In a recent Herald poll, more than two-thirds of undergraduates supported the changing the name of Columbus Day. Heeding students’ interests, Brown faculty voted to ensure that next year’s holiday will indeed be called “Fall Weekend,” killing Columbus Day for good.
By denying Christopher Columbus’ historical significance, the University appeared fundamentally un-American.
I am not arguing that Columbus was a saint, or the first explorer to arrive in the Americas. Columbus’ significance derives from the series of events that transpired after his arrival that ultimately led to the creation of our country.
Columbus’ arrival in the “New World,” preceded the importation to Europe of diet-changing items such as corn, chocolate, potatoes, tomatoes and various peppers and spices. Tobacco also became a significant import.
The trade patterns that developed after Columbus’ arrival changed the West forever. The Americas received new imports from Europe including chickens, goats, horses, oxen, cattle, donkeys, sheep, coffee, rice, bananas, sugarcane, wheat and barley.
Columbus’ voyage paved the way for Europeans to establish permanent settlements and trade routes linking Europe to the New World. He is important because of the course of events following his arrival that led to the creation of our own country — by renaming the holiday, the University denied his historical significance.
I can understand why Native American activists still shun Columbus. In addition to tomatoes and corn, Europeans brought smallpox along with a host of other lethal, infectious diseases, albeit unintentionally.
While Columbus’ interactions with Native Americans do not reflect well on him, they also do not justify ending his holiday.
Native American advocacy groups claim to support increased awareness of past tragedies. With Columbus Day replaced by the rather neutral “Fall Weekend,” Native American advocates eliminated all possibility of spreading awareness about Columbus’ regrettable actions.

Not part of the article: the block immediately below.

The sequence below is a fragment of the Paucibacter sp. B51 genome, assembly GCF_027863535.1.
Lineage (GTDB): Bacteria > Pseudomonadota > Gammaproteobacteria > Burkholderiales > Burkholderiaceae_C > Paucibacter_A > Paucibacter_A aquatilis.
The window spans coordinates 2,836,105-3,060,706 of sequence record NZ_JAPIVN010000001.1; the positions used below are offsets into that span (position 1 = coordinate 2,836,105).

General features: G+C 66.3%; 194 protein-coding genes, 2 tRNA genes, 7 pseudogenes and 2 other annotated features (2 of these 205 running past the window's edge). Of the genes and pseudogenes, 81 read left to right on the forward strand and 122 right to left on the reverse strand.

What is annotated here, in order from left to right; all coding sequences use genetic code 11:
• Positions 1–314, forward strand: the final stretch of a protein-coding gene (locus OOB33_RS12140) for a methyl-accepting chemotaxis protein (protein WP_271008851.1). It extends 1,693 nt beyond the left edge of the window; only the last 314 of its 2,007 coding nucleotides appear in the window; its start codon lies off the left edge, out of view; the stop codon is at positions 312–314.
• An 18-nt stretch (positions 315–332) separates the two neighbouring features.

This may mark the last year of vibrant intellectual debate about Columbus’ accomplishments and misdeeds. Next year, students will have little reason to engage in discussion about Columbus.
The University would have done better to observe Columbus Day without celebrating Columbus. By preserving the holiday’s name, Native American groups could have furthered their cause by passing out literature detailing Columbus’ voyage, spreading information, bringing speakers and stimulating campus discussion.
We wouldn’t stop celebrating Martin Luther King, Jr. Day if the allegations about his marital infidelity were established as true. Various religious wars throughout history do not justify renaming Christmas either. And if veterans have killed enemy combatants in war, I hope that Brown’s activist population does not protest to rename Veteran’s Day.
The bottom line is that most holidays do not have to be celebratory in nature; they can be bittersweet (as most popular ones tend to be). If we disregarded significant historical figures over their flaws, we couldn’t recognize the achievements of Thomas Jefferson, who owned slaves, or even Mahatma Gandhi, who abused his family. By eliminating Columbus Day, Native American relinquished their most valuable opportunity to spread awareness for their cause. Good luck next year.
Anish Mitra ’10 is an economics concentrator from New York City.